Academic Unit for Psychiatry of Old Age, Department of Psychiatry, University of Melbourne, Normanby House, St George's Hospital, 283 Cotham Road, Kew, Victoria 3101, Australia; School of Psychiatry and Clinical Neurosciences and the Western Australia Centre for Health and Ageing, University of Western Australia, Australia. Electronic address:

Objectives: The adverse mental health effects of caring have been studied, frequently in carers of people with dementia. Less is known about the mental health of carers of people with other conditions. This study compared depression and burden in older carers looking after people with a variety of conditions.

Design, Methods And Measures: Over 200 older carers interested in participating in the Improving Mood through Physical Activity in Carers and Care-recipient Trial were included in this cross-sectional study, using the Geriatric Depression Scale (GDS) and Zarit Burden Inventory (ZBI).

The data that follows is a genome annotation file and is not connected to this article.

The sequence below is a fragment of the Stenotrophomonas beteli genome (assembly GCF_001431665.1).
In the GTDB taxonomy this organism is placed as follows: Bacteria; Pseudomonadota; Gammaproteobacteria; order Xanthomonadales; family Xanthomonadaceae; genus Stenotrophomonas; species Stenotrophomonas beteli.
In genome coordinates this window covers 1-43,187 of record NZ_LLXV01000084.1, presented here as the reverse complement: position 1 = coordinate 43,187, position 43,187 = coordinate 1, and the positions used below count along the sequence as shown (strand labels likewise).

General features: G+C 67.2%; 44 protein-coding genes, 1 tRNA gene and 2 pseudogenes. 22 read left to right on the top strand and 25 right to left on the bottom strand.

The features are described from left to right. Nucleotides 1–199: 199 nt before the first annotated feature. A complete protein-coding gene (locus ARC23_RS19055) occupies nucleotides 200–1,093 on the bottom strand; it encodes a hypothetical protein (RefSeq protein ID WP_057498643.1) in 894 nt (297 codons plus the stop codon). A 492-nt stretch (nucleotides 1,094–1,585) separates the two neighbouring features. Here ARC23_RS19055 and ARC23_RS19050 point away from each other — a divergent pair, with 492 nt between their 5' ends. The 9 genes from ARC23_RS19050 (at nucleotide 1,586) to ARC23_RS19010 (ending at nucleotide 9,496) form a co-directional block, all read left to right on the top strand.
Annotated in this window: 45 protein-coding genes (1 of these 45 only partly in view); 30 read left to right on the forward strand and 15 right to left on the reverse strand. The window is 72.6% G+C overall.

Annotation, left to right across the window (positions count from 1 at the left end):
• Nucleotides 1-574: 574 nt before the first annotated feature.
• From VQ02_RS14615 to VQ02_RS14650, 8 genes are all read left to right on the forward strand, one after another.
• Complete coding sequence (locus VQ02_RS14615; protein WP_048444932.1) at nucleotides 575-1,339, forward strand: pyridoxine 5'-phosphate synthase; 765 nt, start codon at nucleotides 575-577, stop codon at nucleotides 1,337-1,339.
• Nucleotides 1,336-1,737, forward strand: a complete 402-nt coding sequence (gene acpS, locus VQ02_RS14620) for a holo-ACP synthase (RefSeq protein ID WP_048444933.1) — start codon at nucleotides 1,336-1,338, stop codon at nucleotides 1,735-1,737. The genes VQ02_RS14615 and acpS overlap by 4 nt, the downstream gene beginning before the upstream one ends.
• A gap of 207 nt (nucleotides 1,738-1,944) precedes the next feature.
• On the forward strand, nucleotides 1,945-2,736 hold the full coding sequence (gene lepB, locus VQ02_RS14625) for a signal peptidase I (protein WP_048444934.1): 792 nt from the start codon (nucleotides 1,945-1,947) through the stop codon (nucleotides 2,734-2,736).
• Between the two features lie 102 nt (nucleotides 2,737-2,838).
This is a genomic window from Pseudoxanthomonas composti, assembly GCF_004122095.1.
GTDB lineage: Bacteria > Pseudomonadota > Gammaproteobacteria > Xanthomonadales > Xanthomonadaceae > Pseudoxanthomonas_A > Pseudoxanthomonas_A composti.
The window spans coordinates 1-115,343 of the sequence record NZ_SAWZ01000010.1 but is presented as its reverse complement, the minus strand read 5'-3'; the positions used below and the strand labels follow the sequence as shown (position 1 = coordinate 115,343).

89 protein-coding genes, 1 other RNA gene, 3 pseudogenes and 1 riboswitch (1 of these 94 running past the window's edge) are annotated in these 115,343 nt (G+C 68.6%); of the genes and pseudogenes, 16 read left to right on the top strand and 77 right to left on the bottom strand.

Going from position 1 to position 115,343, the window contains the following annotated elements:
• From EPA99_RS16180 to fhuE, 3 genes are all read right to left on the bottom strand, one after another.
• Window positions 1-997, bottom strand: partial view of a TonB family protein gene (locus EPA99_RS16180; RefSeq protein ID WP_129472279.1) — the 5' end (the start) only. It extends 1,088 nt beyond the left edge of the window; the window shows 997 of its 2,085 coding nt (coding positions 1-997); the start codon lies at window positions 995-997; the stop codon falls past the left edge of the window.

Results: Overall there were 43% of carers who were depressed and a quarter of them reported moderate-to-severe burden. Carers of people with physical conditions had the highest levels of depression and burden. Patient diagnosis, hours spent caring, and burden were associated with depression, while hours spent caring and carer depression were associated with burden. These factors contributed approximately 25-30% of the variance of depression and burden, respectively.

Conclusions: The diagnosis of the patient was a factor associated with depression, and older carers of people with physical conditions were at the highest risk. It is important for clinicians to assess the mental health of all carers, regardless of the patient diagnosis.
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http://dx.doi.org/10.1016/j.maturitas.2015.06.034DOI Listing
September 2015